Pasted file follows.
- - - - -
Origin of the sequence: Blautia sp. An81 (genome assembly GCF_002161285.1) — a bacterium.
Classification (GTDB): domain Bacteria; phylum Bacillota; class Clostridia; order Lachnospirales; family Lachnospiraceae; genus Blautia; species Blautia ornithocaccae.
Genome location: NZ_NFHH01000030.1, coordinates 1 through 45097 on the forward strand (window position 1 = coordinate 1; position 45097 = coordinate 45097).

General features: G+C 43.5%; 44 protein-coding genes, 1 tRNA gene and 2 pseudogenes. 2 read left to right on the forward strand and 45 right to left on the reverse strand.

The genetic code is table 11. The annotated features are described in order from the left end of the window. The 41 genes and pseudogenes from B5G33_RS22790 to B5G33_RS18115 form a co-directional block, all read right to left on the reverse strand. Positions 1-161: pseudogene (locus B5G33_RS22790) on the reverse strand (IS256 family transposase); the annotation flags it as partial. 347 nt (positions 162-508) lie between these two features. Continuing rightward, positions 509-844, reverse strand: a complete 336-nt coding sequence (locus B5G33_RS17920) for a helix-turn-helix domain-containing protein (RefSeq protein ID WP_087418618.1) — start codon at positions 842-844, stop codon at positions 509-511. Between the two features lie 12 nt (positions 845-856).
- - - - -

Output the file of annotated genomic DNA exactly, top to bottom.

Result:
Origin of the sequence: Blautia sp. An81 (genome assembly GCF_002161285.1) — a bacterium.
Classification (GTDB): domain Bacteria; phylum Bacillota; class Clostridia; order Lachnospirales; family Lachnospiraceae; genus Blautia; species Blautia ornithocaccae.
Genome location: NZ_NFHH01000030.1, coordinates 1 through 45097 on the forward strand (window position 1 = coordinate 1; position 45097 = coordinate 45097).

General features: G+C 43.5%; 44 protein-coding genes, 1 tRNA gene and 2 pseudogenes. 2 read left to right on the forward strand and 45 right to left on the reverse strand.

The genetic code is table 11. The annotated features are described in order from the left end of the window. The 41 genes and pseudogenes from B5G33_RS22790 to B5G33_RS18115 form a co-directional block, all read right to left on the reverse strand. Positions 1-161: pseudogene (locus B5G33_RS22790) on the reverse strand (IS256 family transposase); the annotation flags it as partial. 347 nt (positions 162-508) lie between these two features. Continuing rightward, positions 509-844, reverse strand: a complete 336-nt coding sequence (locus B5G33_RS17920) for a helix-turn-helix domain-containing protein (RefSeq protein ID WP_087418618.1) — start codon at positions 842-844, stop codon at positions 509-511. Between the two features lie 12 nt (positions 845-856).